Whose Queen? Netflix and Egypt spar over an African Cleopatra

The show is dragging an ancient queen into the middle of contemporary Western debates in which she has no real place, they argue.

“How can someone who’s not even from my country claim my heritage just because of their skin colour?” said Ms Yasmin El Shazly, an Egyptologist and the deputy director for research and programmes at the American Research Center in Egypt.

Ancient Egypt and its wonders have long been a trophy in Western culture wars.

In 1987, Martin Bernal’s book “Black Athena” argued that European historians had erased Egyptian contributions to ancient Greek culture.

Although many scholars agree that much of the evidence it cited was flawed at best, the book became one of the canonical texts of Afrocentrism, a cultural and political movement that, among other things, seeks to counter ingrained ideas about the supposed inferiority of African civilisations.

According to some Afrocentrists, ancient Egypt was the Black African civilisation that birthed not only African history and culture but also world civilisation until Europeans plundered its technologies, ideas and culture.

The pyramids and the pharaohs became sources of pride for these Afrocentrists – and Cleopatra, for all her Greek blood, a potential hero of the movement.

“Cleopatra reacted to the phenomena of oppression and exploitation as a Black woman would,” according to Hamilton College classicist Shelley Haley, a professor of Africana and an expert on Cleopatra who consulted on the Netflix show. She argued that Cleopatra’s potentially mixed background made her a person of colour: “Hence we embrace her as sister.”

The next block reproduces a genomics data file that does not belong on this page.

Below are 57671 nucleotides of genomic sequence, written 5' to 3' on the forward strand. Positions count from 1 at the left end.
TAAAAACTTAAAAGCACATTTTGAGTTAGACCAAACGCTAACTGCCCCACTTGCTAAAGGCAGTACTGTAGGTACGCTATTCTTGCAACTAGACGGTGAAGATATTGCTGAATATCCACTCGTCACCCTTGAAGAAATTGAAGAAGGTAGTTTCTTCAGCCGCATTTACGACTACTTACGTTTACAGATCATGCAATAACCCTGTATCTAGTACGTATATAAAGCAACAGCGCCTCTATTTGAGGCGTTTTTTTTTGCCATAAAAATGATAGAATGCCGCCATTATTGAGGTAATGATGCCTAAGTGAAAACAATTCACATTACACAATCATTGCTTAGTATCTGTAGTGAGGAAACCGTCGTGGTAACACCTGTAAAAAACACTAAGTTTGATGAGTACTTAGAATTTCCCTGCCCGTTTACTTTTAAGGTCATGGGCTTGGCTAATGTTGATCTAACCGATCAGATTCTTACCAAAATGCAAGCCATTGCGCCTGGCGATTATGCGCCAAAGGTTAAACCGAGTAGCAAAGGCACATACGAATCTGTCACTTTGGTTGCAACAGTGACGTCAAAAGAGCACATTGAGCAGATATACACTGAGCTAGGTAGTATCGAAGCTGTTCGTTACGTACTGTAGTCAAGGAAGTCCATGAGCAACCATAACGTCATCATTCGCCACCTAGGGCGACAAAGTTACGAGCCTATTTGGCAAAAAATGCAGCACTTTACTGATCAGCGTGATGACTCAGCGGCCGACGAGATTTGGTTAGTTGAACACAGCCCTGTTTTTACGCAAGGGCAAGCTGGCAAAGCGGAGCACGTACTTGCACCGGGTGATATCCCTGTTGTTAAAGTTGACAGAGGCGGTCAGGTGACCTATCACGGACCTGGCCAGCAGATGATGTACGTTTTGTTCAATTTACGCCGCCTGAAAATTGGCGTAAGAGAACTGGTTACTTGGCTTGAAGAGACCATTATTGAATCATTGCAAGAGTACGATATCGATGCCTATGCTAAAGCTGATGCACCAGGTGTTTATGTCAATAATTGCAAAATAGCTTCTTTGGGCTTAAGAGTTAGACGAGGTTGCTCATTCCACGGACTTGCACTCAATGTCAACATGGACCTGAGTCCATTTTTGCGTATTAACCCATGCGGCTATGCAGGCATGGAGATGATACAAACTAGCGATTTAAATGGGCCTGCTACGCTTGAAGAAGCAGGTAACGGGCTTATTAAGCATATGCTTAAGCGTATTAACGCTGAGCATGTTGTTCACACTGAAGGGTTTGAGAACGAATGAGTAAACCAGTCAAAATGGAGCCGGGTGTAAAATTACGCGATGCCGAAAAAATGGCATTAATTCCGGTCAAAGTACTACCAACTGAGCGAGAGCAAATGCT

This kind of thinking frustrates many Egyptians, historians and Egyptologists. Egyptians, too, are fiercely proud of the pyramids and the pharaohs, even if they are two millenniums removed, and they would like Afrocentrists who hold such views to back off.

Some historians say the modern fixation on whether Cleopatra looked more like Ms Taylor or Ms James would have felt alien to the ancients.

In Cleopatra’s time, Alexandria, the capital of her kingdom, was a cosmopolitan port city bustling with Greeks, Jews, ethnic Egyptians and people from all over who, Cambridge University historian David Abulafia said, largely saw themselves as part of the Hellenistic world. They identified by culture and religion, he said, not by skin colour.

“Race is a modern construct of identity politics that’s been imposed on our past,” said Ms Monica Hanna, an Egyptian Egyptologist. “This use and abuse of the past for modern agendas will just hurt everyone, because it’ll give a distorted image of the past.”

Seizing the chance to whip up Egyptian pride, government-owned media dedicated airtime on three different evening talk shows recently to slamming “African Queens”.

The same day, a government-owned media conglomerate announced that it would produce its own Cleopatra documentary. Its film, it pointedly noted, would be based on the “utmost levels” of research and accuracy. NYTIMES

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